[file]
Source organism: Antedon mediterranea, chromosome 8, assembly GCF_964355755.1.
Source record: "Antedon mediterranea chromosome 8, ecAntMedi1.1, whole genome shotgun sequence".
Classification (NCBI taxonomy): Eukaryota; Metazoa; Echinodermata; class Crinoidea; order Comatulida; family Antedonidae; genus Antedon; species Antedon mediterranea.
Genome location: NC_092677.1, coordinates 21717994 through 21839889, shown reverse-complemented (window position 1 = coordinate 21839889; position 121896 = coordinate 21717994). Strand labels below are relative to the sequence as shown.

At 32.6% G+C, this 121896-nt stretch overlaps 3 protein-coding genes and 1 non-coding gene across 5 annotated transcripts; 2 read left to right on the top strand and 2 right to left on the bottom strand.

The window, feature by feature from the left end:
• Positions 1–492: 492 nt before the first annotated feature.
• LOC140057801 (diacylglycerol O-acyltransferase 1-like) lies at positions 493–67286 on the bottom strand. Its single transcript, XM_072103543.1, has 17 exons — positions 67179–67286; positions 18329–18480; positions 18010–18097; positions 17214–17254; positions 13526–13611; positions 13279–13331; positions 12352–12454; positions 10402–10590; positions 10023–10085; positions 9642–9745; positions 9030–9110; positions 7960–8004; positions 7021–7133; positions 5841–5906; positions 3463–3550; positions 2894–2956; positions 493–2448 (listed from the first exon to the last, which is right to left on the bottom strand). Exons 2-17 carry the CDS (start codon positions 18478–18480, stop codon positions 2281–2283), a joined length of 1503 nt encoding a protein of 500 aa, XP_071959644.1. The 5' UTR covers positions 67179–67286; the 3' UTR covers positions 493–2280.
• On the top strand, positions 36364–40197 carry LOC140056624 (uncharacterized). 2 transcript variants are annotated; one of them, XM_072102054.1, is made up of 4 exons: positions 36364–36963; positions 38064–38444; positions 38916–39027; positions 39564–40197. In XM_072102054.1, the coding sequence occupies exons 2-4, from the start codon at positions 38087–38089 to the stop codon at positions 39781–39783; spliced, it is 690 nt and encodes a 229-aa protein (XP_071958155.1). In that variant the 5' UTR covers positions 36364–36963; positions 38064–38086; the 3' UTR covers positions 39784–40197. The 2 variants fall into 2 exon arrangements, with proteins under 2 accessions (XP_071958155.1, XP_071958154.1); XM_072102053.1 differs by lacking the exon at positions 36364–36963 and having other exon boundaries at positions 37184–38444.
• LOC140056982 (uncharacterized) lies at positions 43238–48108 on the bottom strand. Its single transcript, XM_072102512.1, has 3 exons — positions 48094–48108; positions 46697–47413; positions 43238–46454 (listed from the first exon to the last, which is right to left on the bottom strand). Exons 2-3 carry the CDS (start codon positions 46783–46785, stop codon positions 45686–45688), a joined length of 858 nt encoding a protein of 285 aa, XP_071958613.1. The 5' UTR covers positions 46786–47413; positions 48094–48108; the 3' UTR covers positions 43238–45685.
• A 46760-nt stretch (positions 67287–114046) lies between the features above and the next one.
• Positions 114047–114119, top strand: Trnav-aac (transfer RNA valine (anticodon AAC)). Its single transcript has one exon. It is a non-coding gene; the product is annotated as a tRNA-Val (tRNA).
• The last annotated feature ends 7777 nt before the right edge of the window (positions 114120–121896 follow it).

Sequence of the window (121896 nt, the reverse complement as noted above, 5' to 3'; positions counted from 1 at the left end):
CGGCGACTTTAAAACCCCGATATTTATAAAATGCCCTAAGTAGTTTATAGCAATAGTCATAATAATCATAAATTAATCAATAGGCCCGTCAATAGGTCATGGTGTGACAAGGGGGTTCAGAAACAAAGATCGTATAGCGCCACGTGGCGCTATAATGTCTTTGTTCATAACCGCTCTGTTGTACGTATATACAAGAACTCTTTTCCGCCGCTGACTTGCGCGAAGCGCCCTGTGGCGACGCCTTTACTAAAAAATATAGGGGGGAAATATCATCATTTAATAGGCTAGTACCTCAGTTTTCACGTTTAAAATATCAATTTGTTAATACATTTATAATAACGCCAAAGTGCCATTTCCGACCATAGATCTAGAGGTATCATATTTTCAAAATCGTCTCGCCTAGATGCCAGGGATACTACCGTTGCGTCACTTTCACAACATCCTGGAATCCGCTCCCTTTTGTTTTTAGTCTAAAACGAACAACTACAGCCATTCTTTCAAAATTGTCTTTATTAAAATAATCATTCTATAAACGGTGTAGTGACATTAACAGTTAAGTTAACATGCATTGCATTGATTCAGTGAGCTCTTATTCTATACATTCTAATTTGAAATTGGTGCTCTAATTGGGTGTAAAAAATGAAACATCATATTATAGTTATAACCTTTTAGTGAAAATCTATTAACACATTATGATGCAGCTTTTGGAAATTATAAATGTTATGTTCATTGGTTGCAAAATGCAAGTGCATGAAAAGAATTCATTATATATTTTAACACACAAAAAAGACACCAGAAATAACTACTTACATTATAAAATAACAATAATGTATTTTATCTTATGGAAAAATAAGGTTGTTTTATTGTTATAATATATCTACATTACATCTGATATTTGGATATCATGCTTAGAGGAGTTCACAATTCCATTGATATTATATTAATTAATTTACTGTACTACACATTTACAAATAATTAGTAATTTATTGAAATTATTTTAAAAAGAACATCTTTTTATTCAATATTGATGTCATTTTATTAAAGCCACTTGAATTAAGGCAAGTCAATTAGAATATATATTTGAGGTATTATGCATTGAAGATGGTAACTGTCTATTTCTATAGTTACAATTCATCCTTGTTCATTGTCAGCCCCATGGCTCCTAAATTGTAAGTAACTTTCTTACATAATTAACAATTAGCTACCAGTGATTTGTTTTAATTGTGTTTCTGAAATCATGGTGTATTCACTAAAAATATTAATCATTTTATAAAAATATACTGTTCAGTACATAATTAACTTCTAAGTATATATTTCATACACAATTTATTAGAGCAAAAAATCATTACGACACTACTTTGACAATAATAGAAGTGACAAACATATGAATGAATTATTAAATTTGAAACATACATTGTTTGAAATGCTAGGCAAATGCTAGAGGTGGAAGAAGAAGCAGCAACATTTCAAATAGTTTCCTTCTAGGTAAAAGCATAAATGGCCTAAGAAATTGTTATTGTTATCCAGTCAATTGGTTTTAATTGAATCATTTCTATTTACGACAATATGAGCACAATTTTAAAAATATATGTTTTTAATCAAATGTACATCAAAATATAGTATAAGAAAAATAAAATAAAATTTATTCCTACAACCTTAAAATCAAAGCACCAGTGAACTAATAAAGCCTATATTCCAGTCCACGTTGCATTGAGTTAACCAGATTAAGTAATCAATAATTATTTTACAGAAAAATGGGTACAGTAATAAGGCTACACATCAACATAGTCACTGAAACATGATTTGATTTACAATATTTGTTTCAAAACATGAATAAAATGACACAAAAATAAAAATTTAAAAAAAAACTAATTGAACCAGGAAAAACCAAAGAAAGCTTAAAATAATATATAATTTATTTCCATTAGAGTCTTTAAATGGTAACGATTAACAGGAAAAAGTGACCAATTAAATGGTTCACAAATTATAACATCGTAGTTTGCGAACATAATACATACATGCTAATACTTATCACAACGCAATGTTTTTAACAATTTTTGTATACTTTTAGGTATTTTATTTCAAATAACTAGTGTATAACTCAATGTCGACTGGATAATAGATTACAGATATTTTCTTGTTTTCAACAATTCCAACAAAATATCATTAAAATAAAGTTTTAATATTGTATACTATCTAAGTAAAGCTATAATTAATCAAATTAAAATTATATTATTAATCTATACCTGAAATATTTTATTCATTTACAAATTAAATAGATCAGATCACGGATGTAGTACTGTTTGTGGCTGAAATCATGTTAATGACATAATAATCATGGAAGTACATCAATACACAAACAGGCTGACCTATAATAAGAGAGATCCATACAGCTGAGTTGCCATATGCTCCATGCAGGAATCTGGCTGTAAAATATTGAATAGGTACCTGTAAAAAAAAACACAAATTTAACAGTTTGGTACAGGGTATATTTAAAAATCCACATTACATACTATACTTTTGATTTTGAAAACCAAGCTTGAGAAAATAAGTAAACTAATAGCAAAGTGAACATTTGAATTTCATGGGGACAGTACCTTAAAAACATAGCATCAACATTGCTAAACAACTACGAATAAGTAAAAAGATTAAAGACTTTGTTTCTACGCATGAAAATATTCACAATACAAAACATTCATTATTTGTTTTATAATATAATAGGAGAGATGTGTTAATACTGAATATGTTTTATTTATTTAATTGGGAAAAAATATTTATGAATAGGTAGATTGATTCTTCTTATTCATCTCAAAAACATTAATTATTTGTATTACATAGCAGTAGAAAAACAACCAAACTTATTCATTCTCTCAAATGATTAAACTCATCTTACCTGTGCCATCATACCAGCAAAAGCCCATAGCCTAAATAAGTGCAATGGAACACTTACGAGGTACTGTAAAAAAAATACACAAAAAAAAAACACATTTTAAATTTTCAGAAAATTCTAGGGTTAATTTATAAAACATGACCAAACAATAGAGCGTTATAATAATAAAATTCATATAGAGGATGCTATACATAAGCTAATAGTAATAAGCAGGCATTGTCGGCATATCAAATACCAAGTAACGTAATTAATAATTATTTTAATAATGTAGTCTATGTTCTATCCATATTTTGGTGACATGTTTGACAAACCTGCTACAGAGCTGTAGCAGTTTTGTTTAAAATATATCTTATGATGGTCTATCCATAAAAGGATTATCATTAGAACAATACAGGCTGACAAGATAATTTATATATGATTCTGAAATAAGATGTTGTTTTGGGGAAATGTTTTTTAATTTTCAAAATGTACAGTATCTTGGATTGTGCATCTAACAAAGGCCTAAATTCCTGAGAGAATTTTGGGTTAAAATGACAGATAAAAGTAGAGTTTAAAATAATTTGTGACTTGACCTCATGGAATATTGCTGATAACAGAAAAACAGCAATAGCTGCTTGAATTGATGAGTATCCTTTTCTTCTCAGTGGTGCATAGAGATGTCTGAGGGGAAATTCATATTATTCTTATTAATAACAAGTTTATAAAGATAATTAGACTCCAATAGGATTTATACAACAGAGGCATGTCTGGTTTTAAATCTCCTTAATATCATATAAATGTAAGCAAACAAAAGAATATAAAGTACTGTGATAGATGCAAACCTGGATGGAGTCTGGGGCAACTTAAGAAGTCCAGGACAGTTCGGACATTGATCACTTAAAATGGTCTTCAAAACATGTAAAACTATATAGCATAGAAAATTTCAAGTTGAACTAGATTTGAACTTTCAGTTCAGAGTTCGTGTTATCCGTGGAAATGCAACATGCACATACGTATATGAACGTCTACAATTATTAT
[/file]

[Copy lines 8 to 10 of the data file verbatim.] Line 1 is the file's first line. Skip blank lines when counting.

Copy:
• LOC140057801 (diacylglycerol O-acyltransferase 1-like) lies at positions 493–67286 on the bottom strand. Its single transcript, XM_072103543.1, has 17 exons — positions 67179–67286; positions 18329–18480; positions 18010–18097; positions 17214–17254; positions 13526–13611; positions 13279–13331; positions 12352–12454; positions 10402–10590; positions 10023–10085; positions 9642–9745; positions 9030–9110; positions 7960–8004; positions 7021–7133; positions 5841–5906; positions 3463–3550; positions 2894–2956; positions 493–2448 (listed from the first exon to the last, which is right to left on the bottom strand). Exons 2-17 carry the CDS (start codon positions 18478–18480, stop codon positions 2281–2283), a joined length of 1503 nt encoding a protein of 500 aa, XP_071959644.1. The 5' UTR covers positions 67179–67286; the 3' UTR covers positions 493–2280.
• On the top strand, positions 36364–40197 carry LOC140056624 (uncharacterized). 2 transcript variants are annotated; one of them, XM_072102054.1, is made up of 4 exons: positions 36364–36963; positions 38064–38444; positions 38916–39027; positions 39564–40197. In XM_072102054.1, the coding sequence occupies exons 2-4, from the start codon at positions 38087–38089 to the stop codon at positions 39781–39783; spliced, it is 690 nt and encodes a 229-aa protein (XP_071958155.1). In that variant the 5' UTR covers positions 36364–36963; positions 38064–38086; the 3' UTR covers positions 39784–40197. The 2 variants fall into 2 exon arrangements, with proteins under 2 accessions (XP_071958155.1, XP_071958154.1); XM_072102053.1 differs by lacking the exon at positions 36364–36963 and having other exon boundaries at positions 37184–38444.
• LOC140056982 (uncharacterized) lies at positions 43238–48108 on the bottom strand. Its single transcript, XM_072102512.1, has 3 exons — positions 48094–48108; positions 46697–47413; positions 43238–46454 (listed from the first exon to the last, which is right to left on the bottom strand). Exons 2-3 carry the CDS (start codon positions 46783–46785, stop codon positions 45686–45688), a joined length of 858 nt encoding a protein of 285 aa, XP_071958613.1. The 5' UTR covers positions 46786–47413; positions 48094–48108; the 3' UTR covers positions 43238–45685.